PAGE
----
Allyson McGuire thought four pills twice a day sounded like a lot. But her local pharmacist assured her that it was the correct dosage to treat her daughter Cheryl's swollen muscle, so she let her daughter take them.
Soon after that, Allyson said her daughters hair started falling out in clumps. Next, she says she began having trouble breathing and was rushed to the hospital.
"The hair was just everywhere. I was freaking out," said McGuire.
Drug-dispensing errors happen more than most people think but exact numbers are hard to come by. There are no state or federal laws requiring pharmacists to report when they discover they made an error, the I-Team has learned.
An estimated 30 to 50 million prescriptions are filled incorrectly each year, said Allen Vaida of the Institute for Safe Medication Practices, an organization that independently monitors pharmacy errors nationwide. That's about 2 percent of all the 4 billion prescriptions filled annually.
So people like McGuire are left to guess how often these mishaps occur.
“We're really lucky it was nothing worse,” said McGuire, of Middletown New Jersey. McGuire said her daughter's hair will take months to grow back. he filed a complaint about the error to the state Office of Professions.
In a statement, Wal-mart, the pharmacy that made the error, said the company would provide more training at the store that made the error.
“Our priority is to make sure prescriptions are filled accurately, and we have quality control measures in place to help prevent mistakes from happening," Wal-mart said. "We apologize to the McGuires and we have reinforced our training with associates at the store.”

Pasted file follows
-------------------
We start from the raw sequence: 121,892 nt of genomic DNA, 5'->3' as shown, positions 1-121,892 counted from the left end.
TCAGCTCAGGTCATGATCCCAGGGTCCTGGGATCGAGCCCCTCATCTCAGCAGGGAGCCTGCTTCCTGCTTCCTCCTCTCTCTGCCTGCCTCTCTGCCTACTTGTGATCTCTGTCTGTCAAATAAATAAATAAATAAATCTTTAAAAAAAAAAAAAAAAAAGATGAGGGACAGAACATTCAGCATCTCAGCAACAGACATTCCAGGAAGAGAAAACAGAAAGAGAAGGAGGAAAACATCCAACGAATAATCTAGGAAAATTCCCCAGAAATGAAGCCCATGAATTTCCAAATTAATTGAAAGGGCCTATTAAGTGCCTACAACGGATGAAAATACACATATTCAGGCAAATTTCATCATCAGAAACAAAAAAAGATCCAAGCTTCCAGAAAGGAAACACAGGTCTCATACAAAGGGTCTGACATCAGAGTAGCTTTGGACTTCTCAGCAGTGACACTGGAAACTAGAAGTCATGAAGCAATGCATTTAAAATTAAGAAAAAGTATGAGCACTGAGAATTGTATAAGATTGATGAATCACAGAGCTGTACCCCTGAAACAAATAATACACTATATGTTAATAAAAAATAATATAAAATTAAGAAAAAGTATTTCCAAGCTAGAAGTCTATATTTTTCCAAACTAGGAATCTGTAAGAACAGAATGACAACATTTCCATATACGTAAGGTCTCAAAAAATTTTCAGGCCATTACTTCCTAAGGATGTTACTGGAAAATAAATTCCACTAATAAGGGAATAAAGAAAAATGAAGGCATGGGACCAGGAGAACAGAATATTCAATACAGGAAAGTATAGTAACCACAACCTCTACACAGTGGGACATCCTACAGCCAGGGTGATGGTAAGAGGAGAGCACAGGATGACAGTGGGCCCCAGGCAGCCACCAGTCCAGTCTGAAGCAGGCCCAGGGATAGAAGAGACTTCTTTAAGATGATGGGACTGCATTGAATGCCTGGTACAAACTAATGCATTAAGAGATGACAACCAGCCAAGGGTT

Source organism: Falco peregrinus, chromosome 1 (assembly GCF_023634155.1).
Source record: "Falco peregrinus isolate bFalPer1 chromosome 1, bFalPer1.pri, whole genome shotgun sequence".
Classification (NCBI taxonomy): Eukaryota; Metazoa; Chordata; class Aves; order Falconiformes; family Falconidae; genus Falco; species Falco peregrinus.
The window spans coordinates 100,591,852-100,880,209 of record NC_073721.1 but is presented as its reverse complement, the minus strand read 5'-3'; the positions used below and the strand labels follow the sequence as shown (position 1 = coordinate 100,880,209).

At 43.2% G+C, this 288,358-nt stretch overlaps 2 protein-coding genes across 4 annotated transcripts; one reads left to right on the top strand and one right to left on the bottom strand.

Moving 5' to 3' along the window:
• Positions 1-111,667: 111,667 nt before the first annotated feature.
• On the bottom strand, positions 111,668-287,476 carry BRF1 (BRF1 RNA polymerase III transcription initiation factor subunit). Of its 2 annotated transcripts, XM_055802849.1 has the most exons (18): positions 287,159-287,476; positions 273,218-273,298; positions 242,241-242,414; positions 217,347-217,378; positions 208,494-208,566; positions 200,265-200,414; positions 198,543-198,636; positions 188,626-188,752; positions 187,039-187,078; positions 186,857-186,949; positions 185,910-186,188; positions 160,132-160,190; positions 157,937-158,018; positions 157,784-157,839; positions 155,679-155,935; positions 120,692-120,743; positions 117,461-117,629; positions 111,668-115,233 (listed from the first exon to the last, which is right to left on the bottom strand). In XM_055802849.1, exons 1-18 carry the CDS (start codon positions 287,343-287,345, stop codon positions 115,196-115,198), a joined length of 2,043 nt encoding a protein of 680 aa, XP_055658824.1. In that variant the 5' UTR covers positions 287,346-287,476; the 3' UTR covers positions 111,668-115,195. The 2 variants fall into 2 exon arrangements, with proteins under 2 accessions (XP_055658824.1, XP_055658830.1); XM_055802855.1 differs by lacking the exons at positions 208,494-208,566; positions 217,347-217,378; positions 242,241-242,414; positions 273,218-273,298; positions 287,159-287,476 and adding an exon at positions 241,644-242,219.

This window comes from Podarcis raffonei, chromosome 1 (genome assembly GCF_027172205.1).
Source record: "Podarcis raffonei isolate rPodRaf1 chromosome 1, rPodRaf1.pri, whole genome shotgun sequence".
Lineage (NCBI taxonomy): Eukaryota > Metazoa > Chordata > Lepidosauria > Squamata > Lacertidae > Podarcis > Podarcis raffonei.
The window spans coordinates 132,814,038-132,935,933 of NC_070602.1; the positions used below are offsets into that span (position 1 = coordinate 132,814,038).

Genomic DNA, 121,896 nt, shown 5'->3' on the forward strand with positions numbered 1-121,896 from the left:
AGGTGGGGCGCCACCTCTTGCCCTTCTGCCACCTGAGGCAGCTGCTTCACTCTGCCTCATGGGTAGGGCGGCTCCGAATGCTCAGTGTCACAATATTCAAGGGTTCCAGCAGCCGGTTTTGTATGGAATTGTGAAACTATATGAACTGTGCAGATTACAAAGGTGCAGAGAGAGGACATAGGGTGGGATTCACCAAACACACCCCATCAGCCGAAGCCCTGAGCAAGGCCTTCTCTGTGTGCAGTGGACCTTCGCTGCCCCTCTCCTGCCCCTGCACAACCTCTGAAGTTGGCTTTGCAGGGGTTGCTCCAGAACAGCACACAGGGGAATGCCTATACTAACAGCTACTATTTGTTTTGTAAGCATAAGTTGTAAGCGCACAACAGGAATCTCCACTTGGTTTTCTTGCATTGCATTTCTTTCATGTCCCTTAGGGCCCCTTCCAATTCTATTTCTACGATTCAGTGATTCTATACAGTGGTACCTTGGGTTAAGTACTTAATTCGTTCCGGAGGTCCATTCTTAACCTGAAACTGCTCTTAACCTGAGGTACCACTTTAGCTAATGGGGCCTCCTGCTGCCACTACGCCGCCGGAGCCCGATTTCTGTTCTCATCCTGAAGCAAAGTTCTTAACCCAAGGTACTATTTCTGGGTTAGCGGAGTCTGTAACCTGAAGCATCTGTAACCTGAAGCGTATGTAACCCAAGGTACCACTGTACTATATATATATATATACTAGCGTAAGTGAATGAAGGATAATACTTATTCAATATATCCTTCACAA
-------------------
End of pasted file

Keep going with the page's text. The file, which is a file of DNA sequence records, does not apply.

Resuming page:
Tracy Russell, executive director of the Pharmacists Society of the State of New York, said all pharmacies have checks and balances -- some involve technology and some extra manpower -- to avoid errors. Catching errors is more difficult when a doctor prescribes the wrong dose of a drug, she said. In that case, a pharmacist would need to understand the patient’s ailment and the doctor’s course of treatment to catch an error.
The State Office of Professions, which regulates pharmacists in New York, told the I-Team that they do not track pharmacist errors.
State Sen. Jeff Klein (D-Bronx) said he was alarmed to hear that pharmacist errors are not tracked, and promised to push for legislation demanding more accountability.
Check to make sure what's in your bottle matches the prescription with this pill identifier from the National Institutes of Health.